The officer in question is a 30 year veteran of the department and was in charge of the evidence and detail bureau.

A source told FOX25 that upwards of $15,000 is missing.

"At this point in time I can't confirm and I won't deny that there is an investigation. You are aware of an internal email that I just had the opportunity to look at earlier today," said Framingham Town Manager Robert Halpin.

Framingham police chief speaks out after officer put on leave December 2, 2015
Reporter http://www.myfoxboston.com
FRAMINGHAM, Mass. -- FOX25 Investigates sat down with Framingham's police chief Wednesday after breaking the news Tuesday that an officer was on leave after money was discovered missing from the evidence room. While he says this is a troubling situation to deal with, he did shed some light on this investigation into a veteran police officer, and missing cash.

FOX25 Investigates first told you about the 30 year veteran of the Framingham police department on leave after upwards of $15,000 went missing from the evidence room at the police station and now there is a criminal investigation.

"Disappointed, concerned, to what has transpired," Framingham Police Chief Ken Ferguson said.

The investigation started at the West Natick train station were officers were called to do a well being check after the officer's wife was concerned. The chief wouldn't get into details.

"All I can tell you now, is the Framingham Police Department in conjunction with the Attorney General's Office is conducting an investigation," he said.

We've learned that investigators found thousands and thousands of dollars in cash in the officer's car. The officer in question is in charge of the evidence room and detail bureau.

"It's been a couple of months now, since we started this investigation," Ferguson said.

An internal memo sent out to officers says in part: "Some officers have been subpoenaed to testify before a grand jury this week."

The chief says the department as a whole is now forced to deal with this publicity and isn't hiding any of it.

To be clear, we are not releasing the officers name because he has not been charged yet. We've learned, those charges may come after the holidays. We have also learned a full audit has been done. As of right now, only money is missing.

AG probes missing evidence money at Framingham Police station December 2, 2015
Norman Miller 508-626-3823 Metrowest Daily News
FRAMINGHAM - The Framingham Police confirmed the state Attorney General's Office is investigating money missing from the department's evidence room.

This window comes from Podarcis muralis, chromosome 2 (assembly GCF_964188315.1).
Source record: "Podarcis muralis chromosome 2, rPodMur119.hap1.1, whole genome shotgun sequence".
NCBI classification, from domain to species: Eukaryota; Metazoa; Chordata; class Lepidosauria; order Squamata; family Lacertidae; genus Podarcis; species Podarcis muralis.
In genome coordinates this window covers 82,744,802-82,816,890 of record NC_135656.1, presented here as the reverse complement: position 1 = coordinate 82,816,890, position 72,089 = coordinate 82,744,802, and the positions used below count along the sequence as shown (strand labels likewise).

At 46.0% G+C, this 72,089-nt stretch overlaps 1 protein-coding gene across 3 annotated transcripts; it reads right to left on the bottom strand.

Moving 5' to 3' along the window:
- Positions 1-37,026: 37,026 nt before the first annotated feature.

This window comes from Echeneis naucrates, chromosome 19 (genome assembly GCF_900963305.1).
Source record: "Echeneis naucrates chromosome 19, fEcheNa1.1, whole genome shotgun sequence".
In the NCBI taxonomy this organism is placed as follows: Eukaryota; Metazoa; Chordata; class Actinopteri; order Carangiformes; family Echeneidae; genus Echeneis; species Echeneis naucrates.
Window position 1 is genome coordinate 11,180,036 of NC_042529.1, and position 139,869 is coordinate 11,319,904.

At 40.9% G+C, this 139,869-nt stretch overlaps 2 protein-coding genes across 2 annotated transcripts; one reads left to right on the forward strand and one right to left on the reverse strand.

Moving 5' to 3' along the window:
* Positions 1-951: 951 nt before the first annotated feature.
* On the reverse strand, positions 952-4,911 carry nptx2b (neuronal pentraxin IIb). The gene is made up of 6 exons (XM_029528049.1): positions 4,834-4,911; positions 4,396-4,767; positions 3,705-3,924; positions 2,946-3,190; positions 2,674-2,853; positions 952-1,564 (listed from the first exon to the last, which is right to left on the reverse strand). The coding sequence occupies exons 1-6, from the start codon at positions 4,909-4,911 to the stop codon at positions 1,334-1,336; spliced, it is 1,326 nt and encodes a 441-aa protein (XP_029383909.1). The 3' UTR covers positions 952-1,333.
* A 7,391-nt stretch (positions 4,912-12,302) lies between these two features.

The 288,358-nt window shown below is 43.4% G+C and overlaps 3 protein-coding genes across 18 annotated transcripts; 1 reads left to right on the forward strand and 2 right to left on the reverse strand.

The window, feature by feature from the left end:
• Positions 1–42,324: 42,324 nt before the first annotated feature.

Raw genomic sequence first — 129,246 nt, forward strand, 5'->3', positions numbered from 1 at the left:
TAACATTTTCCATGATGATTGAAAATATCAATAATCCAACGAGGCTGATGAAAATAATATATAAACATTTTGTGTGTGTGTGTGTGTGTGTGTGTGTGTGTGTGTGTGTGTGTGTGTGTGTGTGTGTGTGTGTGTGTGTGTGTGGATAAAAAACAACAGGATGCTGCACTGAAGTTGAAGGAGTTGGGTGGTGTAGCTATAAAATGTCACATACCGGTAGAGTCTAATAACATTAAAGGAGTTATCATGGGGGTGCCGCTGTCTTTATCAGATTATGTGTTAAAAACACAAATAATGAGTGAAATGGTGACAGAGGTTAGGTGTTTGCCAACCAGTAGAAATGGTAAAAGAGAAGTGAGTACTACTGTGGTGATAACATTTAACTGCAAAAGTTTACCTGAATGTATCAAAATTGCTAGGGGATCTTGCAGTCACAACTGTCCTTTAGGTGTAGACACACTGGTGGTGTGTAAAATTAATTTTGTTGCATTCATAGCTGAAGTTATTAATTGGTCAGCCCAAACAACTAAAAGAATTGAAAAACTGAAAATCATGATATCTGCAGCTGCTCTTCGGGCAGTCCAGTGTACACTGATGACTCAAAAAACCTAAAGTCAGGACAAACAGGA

Police would not release the name of any officer being investigated and how much money is missing.

"The Massachusetts Attorney General's Office is investigating the issue of missing funds from the Framingham Police Department's Evidence Room," police said in a statement. "Once the investigation is concluded and authorization is received from the Attorney General's Office, Framingham Police Chief Ken Ferguson will release a full statement to the media. Until then, the Framingham Police Department has been advised not to comment on the active investigation."

Town Manager Bob Halpin would not comment on the case.

"I can't confirm or deny there's an investigation," Halpin said.

Although police confirmed the investigation, the AG's office would not. "It's the policy of our office not to confirm or deny any investigation," said Chloe Gotsis, a spokeswoman for Attorney General Maura Healey.

According to a report by Fox 25, Ferguson sent out a memo to police officers on Tuesday about the investigation. The memo said several police officers will be testifying in front of a grand jury investigating the theft.

According to the Fox 25 report, the officer being investigated is a veteran of 30 years with the department and is in charge of the department's evidence room.

Police Officer Al Dubeshter, who is in charge of the Framingham evidence room, did not return a call from the Daily News seeking comment on Wednesday. Dubeshter has been a Framingham Police officer since 1986.

Also on Wednesday, the MetroWest Daily News filed a Public Records Law request for any emails sent by Ferguson to officers in the department regarding the theft of the money. The department has not acted on the request.

Framingham evidence officer on leave during theft investigation December 3, 2015
Norman Miller 508-626-3823 Metrowest Daily News
FRAMINGHAM - The Framingham Police officer in charge of the department's evidence room has been on paid leave for more than two months as the state Attorney General's Office investigates money missing from the evidence room.

Neither the police nor the state Attorney General's Office have said police Officer Albert Dubeshter is being investigated in connection to the missing evidence, but according to Framingham Police roll call records obtained by the MetroWest Daily News, Dubeshter has been on administrative leave since Sept. 21.